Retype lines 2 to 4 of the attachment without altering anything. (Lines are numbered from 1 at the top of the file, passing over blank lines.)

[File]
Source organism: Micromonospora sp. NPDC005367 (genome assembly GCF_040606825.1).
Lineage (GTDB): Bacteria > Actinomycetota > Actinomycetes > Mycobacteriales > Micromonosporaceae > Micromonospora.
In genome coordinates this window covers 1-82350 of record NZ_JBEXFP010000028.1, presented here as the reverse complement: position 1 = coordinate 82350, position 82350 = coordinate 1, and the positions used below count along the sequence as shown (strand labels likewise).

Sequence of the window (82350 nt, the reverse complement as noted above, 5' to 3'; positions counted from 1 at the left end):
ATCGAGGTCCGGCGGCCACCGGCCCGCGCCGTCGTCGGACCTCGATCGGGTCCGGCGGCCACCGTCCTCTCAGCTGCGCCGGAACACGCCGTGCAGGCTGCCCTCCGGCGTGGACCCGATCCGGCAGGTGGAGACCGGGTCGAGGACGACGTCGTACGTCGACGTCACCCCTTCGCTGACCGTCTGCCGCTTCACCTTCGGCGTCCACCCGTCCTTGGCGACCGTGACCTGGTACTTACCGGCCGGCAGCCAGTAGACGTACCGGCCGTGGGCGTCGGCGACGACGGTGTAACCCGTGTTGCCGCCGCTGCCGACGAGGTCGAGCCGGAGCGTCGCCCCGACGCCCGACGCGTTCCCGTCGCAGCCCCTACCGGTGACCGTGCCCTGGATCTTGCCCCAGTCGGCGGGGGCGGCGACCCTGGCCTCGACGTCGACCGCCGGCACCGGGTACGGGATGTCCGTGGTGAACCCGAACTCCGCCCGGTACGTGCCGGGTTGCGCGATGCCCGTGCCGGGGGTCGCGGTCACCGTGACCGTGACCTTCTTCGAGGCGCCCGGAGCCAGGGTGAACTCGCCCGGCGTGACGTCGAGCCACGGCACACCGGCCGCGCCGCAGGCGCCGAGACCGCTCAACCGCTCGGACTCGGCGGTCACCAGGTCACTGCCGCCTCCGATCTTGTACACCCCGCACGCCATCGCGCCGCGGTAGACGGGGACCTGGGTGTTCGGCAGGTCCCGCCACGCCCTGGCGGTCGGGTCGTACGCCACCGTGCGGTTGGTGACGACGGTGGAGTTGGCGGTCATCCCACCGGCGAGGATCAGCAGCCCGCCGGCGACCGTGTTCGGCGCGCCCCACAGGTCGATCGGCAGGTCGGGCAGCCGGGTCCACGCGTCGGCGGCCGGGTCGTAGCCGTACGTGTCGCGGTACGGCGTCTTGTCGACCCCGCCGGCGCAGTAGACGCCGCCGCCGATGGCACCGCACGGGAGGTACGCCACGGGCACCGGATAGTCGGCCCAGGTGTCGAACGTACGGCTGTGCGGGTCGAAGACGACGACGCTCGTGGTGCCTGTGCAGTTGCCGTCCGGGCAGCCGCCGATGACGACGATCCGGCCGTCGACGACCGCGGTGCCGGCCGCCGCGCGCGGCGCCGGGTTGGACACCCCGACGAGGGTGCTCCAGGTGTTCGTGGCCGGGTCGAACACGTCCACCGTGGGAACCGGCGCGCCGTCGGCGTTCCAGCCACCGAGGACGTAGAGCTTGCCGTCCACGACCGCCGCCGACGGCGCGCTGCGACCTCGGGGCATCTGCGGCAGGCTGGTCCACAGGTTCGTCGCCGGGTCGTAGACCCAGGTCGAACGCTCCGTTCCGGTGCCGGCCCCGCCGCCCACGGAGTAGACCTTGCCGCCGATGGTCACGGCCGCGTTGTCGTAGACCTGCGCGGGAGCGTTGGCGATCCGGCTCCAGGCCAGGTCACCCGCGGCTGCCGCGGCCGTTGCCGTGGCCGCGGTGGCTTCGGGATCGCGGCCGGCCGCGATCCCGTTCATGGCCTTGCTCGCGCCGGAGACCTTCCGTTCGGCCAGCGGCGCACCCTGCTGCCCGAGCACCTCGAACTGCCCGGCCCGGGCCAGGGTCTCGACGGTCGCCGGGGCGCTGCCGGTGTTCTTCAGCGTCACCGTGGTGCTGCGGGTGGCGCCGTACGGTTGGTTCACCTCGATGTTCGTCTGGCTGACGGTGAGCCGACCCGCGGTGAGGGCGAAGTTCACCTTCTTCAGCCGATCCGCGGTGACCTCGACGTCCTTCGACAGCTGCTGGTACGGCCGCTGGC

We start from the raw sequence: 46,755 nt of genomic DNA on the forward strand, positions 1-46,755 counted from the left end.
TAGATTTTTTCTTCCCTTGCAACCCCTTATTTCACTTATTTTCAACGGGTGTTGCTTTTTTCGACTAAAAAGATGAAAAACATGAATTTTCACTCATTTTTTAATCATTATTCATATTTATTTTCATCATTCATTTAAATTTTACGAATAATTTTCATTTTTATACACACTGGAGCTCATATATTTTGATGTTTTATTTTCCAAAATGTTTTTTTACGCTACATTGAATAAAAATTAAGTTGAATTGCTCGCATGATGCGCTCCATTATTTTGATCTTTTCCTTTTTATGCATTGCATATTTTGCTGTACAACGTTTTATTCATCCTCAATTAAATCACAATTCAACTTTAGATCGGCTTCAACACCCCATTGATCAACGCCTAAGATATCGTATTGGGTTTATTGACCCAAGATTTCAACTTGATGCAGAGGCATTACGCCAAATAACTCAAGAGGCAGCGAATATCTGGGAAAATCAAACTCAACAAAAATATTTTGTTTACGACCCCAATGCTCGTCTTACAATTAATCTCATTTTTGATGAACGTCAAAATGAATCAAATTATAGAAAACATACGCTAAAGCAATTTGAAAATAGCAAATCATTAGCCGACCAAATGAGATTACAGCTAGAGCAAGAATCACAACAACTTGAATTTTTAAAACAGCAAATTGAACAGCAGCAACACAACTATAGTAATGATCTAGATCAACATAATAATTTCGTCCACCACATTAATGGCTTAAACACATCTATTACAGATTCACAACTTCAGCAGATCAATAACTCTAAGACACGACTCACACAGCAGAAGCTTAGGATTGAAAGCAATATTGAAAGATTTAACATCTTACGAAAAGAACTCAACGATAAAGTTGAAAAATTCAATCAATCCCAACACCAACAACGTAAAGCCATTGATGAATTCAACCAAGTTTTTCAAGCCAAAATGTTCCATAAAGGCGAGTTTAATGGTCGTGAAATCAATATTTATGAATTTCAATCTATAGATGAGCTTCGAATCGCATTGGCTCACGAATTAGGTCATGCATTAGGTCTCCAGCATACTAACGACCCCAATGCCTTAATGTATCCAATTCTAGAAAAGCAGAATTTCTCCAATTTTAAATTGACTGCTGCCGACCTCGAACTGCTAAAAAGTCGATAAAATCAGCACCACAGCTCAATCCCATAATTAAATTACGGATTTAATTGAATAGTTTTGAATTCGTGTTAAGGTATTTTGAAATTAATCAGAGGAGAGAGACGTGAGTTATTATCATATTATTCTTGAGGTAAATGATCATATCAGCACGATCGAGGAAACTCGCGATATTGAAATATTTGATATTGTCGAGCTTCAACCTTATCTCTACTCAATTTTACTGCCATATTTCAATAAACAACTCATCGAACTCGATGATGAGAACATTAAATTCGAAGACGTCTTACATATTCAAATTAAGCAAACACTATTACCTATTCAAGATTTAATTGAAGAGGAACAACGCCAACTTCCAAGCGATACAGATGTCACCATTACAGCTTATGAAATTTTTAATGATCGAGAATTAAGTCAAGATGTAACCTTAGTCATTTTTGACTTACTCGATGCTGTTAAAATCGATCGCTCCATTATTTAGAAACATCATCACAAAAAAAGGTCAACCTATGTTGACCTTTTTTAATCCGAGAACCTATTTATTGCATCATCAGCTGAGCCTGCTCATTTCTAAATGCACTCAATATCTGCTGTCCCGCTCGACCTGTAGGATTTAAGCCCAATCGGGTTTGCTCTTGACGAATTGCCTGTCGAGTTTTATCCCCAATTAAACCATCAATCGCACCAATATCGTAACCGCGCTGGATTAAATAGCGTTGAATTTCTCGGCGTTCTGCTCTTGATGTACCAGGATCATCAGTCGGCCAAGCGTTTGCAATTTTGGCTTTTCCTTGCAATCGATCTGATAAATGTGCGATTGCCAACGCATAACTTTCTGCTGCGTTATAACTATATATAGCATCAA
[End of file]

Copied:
Lineage (GTDB): Bacteria > Actinomycetota > Actinomycetes > Mycobacteriales > Micromonosporaceae > Micromonospora.
In genome coordinates this window covers 1-82350 of record NZ_JBEXFP010000028.1, presented here as the reverse complement: position 1 = coordinate 82350, position 82350 = coordinate 1, and the positions used below count along the sequence as shown (strand labels likewise).

Sequence of the window (82350 nt, the reverse complement as noted above, 5' to 3'; positions counted from 1 at the left end):